When a men’s basketball program reaches the NCAA tournament for the second time in three years — and wins on that stage for the first time in six — that usually looks like a team on the rise.

But entering Tuesday’s season opener against Cleveland State, the Gophers face more skeptics than believers on whether they can sustain that success this year.

Minnesota hasn’t won an NCAA tournament game in back-to-back seasons for 30 years. It hasn’t even reached the tournament in consecutive years for a decade.

The doubters over this team’s chances have their ammo. There’s no all-time leading rebounder like Jordan Murphy or high-scoring guard like Amir Coffey walking through the Barn doors. Murphy graduated, and Coffey left early for the NBA.

“I don’t see Minnesota being anything other than a battle all year to try get to the middle section of the Big Ten,” ESPN analyst Dan Dakich said.

Injuries have held coach Richard Pitino’s teams back from reaching their potential in the past, and these Gophers already have suffered setbacks. Versatile big man Eric Curry is out for the season because of a torn anterior cruciate knee ligament, and top recruit Isaiah Ihnen has a wrist injury.

Beyond those setbacks, the Gophers were going to be relatively young and unproven anyway with eight freshmen and sophomores combined on their roster, including two starters.

All that explains why most preseason projections have the Gophers near the bottom of the Big Ten. Pitino could care less, though. He doesn’t believe in bulletin-board material, but his team’s goal remains the same: NCAA tournament or bust.

VideoVideo (03:56): Gophers basketball coach Richard Pitino previews the team's season opener vs. Cleveland State.

“We’re not just going to wave the white flag and say, ‘We’re young and starting over,’ ” Pitino said. “We’re in Year 7 in this. We want to get back to the NCAA tournament. We want to compete at the top of the Big Ten. We’ve got the talent to do it.”

The Gophers return starters Daniel Oturu and Gabe Kalscheur and veteran reserve Michael Hurt from a 22-victory team that lost to Michigan State in the second round of the NCAA tournament. Transfers Marcus Carr, Payton Willis and Alihan Demir are newcomers who will start. Freshmen Tre’ Williams, Bryan Greenlee, Sam Freeman and Ihnen (if healthy) have the potential to help off the bench.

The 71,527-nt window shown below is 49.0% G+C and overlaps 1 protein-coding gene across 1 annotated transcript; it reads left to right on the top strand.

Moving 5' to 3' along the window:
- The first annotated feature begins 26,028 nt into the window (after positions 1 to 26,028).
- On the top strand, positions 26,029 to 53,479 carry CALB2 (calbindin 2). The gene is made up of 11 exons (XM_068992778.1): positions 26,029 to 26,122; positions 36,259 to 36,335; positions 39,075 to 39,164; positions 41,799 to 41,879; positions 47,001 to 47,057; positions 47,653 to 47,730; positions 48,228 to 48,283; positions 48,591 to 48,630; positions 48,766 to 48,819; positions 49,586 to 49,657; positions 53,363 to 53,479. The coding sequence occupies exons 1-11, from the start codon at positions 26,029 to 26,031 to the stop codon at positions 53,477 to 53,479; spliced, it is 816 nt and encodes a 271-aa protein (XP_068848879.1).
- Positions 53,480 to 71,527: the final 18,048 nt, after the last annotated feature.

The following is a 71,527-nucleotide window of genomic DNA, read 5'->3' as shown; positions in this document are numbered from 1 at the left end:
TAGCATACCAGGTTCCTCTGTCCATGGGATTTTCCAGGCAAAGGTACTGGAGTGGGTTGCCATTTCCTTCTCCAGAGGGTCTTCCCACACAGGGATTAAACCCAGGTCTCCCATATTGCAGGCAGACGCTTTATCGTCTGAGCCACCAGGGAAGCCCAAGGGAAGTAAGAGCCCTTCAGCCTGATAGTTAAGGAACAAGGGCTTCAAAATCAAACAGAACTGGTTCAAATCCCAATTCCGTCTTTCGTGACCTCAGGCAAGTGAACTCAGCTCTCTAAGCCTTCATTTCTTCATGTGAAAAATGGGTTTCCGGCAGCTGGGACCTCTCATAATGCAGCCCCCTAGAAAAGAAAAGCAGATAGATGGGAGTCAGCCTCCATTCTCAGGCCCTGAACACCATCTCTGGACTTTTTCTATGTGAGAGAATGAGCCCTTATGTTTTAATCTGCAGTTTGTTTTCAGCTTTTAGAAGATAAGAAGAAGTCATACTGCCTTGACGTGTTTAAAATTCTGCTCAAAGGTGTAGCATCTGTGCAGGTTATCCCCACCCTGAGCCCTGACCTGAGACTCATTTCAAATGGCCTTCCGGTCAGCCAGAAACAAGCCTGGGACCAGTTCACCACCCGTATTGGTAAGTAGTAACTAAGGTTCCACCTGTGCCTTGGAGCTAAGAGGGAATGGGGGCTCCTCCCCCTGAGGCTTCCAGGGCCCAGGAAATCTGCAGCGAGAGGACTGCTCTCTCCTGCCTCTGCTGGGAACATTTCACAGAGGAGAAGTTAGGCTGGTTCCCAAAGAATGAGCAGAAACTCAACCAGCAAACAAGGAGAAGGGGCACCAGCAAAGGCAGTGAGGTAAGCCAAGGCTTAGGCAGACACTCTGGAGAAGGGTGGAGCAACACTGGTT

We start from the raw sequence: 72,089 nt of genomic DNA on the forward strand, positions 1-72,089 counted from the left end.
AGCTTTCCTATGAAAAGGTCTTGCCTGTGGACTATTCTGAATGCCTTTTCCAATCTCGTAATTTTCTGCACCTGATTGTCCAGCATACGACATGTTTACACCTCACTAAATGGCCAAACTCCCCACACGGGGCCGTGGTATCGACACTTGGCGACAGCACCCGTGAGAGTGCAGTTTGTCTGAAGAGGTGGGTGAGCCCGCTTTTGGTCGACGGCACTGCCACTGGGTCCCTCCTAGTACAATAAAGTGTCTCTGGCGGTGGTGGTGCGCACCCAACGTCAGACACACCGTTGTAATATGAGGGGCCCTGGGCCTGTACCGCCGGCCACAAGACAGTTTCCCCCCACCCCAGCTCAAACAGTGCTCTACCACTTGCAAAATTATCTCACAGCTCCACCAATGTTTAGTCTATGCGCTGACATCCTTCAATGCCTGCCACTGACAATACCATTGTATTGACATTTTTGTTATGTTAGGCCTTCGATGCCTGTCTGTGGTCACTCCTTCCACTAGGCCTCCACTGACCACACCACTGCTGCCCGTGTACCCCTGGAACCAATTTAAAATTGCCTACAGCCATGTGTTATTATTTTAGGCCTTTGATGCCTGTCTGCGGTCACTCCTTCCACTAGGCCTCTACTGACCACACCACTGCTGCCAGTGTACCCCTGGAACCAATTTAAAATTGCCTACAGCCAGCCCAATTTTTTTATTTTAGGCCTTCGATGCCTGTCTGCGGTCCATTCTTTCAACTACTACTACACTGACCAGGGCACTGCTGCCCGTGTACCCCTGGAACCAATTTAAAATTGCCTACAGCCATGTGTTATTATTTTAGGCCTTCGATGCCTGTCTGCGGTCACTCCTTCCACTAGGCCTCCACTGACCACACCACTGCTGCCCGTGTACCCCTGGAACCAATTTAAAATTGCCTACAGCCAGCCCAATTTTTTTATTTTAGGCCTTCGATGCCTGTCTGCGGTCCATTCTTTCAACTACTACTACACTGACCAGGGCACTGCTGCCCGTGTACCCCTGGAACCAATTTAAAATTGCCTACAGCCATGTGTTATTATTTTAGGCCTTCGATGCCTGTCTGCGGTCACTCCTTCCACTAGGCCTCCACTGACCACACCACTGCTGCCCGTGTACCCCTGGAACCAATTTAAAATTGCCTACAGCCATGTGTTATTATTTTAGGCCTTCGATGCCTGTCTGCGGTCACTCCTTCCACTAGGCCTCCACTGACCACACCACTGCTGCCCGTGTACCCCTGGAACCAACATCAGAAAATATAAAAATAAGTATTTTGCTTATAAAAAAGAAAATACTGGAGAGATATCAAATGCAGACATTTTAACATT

Demir, a graduate transfer from Drexel, said he wouldn’t have joined this program if he thought they weren’t good enough to go dancing again.

“After visiting Kansas State and here, talking to [Pitino] and his staff, I thought this was the right fit,” Demir said. “They had a huge opening in my spot, and I just wanted to get exposure and win.”

Pitino’s previous two NCAA tournament teams also got older with transfers — Akeem Springs and Reggie Lynch in 2017, Matz Stockman and Brock Stull last season. Those teams had returning upperclassmen starters, too, with Nate Mason two years ago, and Coffey, Murphy and Dupree McBrayer last season.

Now Pitino’s top returning players are sophomores, Oturu and Kalscheur, who have a chip on their shoulders. They felt snubbed not getting all-league freshman honors after leading their Big Ten peers in several categories last season.

“We just want to get back to the NCAA tournament and put ourselves in the position where we can make a run,” Oturu said. “Me and Gabe are ready to take that next step.”

But how can this team replace Coffey, who played as well as anyone in the league down the stretch last season?

The Hopkins High School product was the first Gophers player to post back-to-back 30-point games since 2005. And it came at just the right time, when Pitino admitted feeling nervous about his job status, after the Gophers dropped six of seven games in February. Four victories in five games, including beating Purdue twice, then helped the Gophers earn their second NCAA bid in three years — and Pitino later earned a two-year contract extension through 2023-24.

Excitement was at its peak for Pitino’s Gophers when Minnesota fans flocked to Des Moines to see their team upset Louisville for just only program’s second NCAA tournament victory since reaching the 1997 Final Four.

Some fans are still upset Coffey left a year early, thinking what the Gophers could have been with him this season. He signed a two-way contract with the Los Angeles Clippers after going undrafted.

“I support Amir, I really do,” Pitino said. “He’s got an opportunity to make good money. And I think looking back, none of us really knew. But looking back, he made the right decision.”

Not having a marquee player, dealing with injuries again and having a younger roster makes it easy to bet against the Gophers entering this season, but even Coffey has faith his program can get back to the NCAA tournament without him.

“Those guys know what they have to do,” Coffey said. “They have [Oturu and Kalscheur] from last season, who will step into leadership roles and teach the young guys the ropes. The transfers sitting out were also pretty talented, Marcus Carr and Payton. I think they’ll be a solid team this upcoming year.”